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QUESTIONS: Do oral anticoagulants (OAs) reduce death, recurrent myocardial infarction (MI), and stroke and increase bleeding in patients with established coronary artery disease (CAD)? Do the effects vary with intensity of OA and aspirin use?
Studies published between 1960 and July 1999 were identified by searching Medline, EMBASE/Excerpta Medica, and Current Contents using combinations of terms related to OAs and vascular disease; reviewing bibliographies of relevant papers; and contacting experts and pharmaceutical companies.
Randomised trials were selected if they included patients who had established CAD, used OAs, and continued treatment for ≥3 months.
Data were extracted on baseline patient characteristics, intensity of OA treatment, time of initiation of treatment, duration of treatment, and number of patients discontinuing treatment.
30 reports of 31 trials were included in the analysis. Data were analysed by strata that were based on intensity of anticoagulation: high intensity OAs (international normalised ratio [INR] >2.8, 20 trials); moderate intensity OAs (INR 2 to 3, 8 trials); and low intensity OAs (INR <2, 3 trials). More patients who received high intensity OAs (16 trials) had reduced total mortality; fatal and non-fatal MI, stroke; and the combined end point of death, MI; or stroke than did control patients who did not receive aspirin. Patients receiving OAs had increased major bleeding (table). Moderate intensity OAs reduced fatal and non-fatal MI, and stroke but increased major bleeding more than did control treatment (4 trials) (table). High or moderate intensity OAs showed no more reduction in end points than did aspirin but increased major bleeding (7 trials) (table). Low intensity OAs plus aspirin had no more effect on any of the above mentioned outcomes than did aspirin alone (3 trials).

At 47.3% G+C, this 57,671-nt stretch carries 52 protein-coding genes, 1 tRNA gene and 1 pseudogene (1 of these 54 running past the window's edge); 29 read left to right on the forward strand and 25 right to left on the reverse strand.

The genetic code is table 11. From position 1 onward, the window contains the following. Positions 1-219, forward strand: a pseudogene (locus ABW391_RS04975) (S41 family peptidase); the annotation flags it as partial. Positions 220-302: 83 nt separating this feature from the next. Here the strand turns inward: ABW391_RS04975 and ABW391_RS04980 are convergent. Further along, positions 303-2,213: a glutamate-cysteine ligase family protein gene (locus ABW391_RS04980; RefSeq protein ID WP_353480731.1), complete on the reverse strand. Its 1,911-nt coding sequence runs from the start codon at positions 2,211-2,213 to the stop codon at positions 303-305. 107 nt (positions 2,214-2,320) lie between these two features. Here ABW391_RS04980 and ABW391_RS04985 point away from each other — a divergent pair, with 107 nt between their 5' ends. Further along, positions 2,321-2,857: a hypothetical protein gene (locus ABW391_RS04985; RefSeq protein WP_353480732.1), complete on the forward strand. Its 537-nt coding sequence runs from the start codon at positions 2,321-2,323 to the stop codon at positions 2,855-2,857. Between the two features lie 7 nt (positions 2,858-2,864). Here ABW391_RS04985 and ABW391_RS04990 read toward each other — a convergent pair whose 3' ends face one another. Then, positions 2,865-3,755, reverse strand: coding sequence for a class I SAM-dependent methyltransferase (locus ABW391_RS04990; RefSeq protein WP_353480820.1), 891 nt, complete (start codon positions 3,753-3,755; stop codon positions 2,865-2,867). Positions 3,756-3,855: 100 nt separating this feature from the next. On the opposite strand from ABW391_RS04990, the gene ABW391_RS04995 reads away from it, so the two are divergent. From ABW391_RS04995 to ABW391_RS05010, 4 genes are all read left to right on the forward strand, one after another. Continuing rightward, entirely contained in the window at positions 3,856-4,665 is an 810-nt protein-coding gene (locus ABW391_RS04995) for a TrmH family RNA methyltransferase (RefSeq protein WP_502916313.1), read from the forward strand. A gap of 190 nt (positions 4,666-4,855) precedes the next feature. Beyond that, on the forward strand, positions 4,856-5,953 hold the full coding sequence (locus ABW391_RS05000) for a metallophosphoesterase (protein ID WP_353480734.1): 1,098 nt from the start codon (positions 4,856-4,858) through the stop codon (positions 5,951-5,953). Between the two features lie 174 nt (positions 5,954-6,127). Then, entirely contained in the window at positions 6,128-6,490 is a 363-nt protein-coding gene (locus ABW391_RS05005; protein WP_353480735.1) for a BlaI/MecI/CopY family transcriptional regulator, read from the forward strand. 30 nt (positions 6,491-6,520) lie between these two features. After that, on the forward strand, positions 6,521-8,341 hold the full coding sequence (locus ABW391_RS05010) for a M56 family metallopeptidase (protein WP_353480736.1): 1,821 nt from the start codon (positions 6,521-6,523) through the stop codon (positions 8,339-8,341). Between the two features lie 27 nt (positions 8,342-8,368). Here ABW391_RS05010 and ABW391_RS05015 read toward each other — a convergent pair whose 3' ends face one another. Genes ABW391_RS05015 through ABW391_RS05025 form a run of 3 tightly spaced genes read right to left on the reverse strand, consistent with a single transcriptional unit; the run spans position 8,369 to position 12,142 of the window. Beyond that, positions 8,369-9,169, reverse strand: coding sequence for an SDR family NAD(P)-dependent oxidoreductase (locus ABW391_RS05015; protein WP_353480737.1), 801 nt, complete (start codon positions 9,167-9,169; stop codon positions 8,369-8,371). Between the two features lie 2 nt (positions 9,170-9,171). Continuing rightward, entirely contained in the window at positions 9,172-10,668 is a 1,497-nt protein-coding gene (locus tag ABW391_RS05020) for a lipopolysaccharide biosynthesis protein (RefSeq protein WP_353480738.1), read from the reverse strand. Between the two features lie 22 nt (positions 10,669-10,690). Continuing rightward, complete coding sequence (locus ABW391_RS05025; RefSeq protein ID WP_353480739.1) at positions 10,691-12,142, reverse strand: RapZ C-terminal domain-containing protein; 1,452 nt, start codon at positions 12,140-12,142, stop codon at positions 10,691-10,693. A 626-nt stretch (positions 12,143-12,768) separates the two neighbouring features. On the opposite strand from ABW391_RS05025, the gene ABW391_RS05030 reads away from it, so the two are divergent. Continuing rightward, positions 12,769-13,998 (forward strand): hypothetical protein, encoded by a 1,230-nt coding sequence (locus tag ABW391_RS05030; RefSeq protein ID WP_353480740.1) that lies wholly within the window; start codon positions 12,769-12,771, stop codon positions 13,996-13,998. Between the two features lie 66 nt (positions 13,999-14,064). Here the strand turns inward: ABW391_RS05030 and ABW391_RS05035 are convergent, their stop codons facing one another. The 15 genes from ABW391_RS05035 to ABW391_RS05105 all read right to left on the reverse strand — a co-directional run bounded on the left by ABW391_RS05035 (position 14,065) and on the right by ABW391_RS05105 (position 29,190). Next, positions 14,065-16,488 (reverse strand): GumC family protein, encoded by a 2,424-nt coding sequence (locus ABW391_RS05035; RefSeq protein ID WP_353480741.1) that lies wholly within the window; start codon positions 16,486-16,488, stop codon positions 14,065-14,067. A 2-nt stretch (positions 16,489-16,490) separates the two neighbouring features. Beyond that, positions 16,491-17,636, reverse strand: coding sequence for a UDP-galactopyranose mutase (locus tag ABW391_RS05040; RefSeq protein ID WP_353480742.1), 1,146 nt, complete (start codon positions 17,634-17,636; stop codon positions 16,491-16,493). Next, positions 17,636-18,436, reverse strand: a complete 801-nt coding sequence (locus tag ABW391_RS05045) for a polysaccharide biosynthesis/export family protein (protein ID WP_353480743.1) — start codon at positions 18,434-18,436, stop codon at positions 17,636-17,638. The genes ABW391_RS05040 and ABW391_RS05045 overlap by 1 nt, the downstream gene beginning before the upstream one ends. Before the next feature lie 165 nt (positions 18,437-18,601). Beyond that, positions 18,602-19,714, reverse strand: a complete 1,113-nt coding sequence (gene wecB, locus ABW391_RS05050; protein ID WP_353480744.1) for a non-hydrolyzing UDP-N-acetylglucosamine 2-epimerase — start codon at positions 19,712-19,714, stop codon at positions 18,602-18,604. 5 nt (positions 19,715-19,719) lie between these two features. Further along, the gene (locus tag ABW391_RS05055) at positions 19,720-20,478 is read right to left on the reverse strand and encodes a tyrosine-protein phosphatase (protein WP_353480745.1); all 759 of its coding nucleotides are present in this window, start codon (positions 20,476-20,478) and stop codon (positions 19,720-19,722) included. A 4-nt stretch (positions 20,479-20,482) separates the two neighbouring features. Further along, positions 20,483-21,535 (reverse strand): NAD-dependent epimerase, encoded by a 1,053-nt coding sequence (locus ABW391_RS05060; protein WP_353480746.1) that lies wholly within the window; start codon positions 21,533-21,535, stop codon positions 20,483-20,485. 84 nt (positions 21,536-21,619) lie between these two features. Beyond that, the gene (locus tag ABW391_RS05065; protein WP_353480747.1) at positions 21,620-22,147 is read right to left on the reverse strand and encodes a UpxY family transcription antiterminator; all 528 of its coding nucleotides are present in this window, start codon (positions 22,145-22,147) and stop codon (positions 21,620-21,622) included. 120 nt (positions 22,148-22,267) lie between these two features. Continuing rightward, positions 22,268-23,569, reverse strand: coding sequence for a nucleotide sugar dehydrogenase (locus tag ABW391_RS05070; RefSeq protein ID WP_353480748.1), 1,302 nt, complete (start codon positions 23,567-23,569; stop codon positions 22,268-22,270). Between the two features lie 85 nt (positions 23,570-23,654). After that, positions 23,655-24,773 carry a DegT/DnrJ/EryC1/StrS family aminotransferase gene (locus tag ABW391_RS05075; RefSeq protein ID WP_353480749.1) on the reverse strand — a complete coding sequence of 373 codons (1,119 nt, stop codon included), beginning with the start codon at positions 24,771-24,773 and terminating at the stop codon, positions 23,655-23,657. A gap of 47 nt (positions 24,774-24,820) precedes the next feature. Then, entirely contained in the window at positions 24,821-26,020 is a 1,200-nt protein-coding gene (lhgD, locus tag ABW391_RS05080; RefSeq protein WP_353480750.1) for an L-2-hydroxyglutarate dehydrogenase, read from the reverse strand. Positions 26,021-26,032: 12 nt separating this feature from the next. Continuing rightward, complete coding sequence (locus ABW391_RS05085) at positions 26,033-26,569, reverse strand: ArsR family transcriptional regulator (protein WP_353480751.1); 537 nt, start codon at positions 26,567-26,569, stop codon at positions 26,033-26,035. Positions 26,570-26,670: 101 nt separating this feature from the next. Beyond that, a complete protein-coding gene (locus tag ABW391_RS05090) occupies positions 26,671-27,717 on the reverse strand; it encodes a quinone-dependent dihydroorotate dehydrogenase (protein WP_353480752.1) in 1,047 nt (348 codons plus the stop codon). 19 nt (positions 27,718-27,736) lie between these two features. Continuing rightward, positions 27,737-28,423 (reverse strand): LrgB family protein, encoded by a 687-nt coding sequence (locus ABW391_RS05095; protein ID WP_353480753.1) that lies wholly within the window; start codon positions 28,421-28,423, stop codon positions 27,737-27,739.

In patients with coronary artery disease, high intensity oral anticoagulants (OAs) reduce total mortality,myocardial infarction, and stroke but increase major bleeding; moderate intensity OAs reduce myocardial infarction and stroke but increase major bleeding. High or moderate intensity OAs increase bleeding but do not reduce end points more than aspirin. Low intensity OAs plus aspirin do not differ in effect from aspirin alone.
CAD is the leading cause of morbidity and mortality in the US. Patients with CAD are living longer and are a growing cohort that remains at risk for recurrent ischaemic events and death.1 The meta-analysis by Anand and Yusuf provides an important look at the use of OAs in CAD, but the evidence is not sufficient to recommend the routine use of OAs after MI given the justifiable and widespread use of aspirin. Only one third of the trials included in the analysis (n=9) were published in the past decade; most were small trials done 20 to 40 years ago. Generalisations from these studies are problematic for 2 reasons. Firstly, the clinical management of CAD and the management of OA treatment has changed (ie, the widespread use of aspirin, the use of the INR for monitoring anticoagulant effect, the frequency of monitoring, the use of anticoagulant services, the use of portable prothrombin time monitors, and newer thrombolytics). Secondly, patients with CAD have changed. Differences in the comorbid conditions of these patients and the treatment of these conditions (eg, treatment of Helicobacter pylori in peptic ulcer disease) have simultaneously occurred. Thus, direct extrapolation to the present day is not practical.
Two important questions remain unanswered: which patients with CAD would benefit most from OAs in the presence of aspirin? What INR level is most beneficial? Currently, it is reasonable to conclude that long term use of OAs after MI can be recommended for secondary prevention of MI in patients unable to tolerate daily aspirin, patients with persistent atrial fibrillation, and patients with left ventricular thrombus.2 Preliminary results from the Combination Hemotherapy and Mortality Prevention (CHAMP) trial support this conclusion.3 Warfarin alone or in combination with aspirin at INR values <2.0 does not appear to be clinically effective in secondary prevention of MI.
Source of funding: no external funding.
For correspondence: Dr S S Anand, Hamilton General Hospital, McMaster Clinic, 237 Barton Street East, Hamilton, Ontario L8L 2X2, Canada. Fax +1 905 527 9642.
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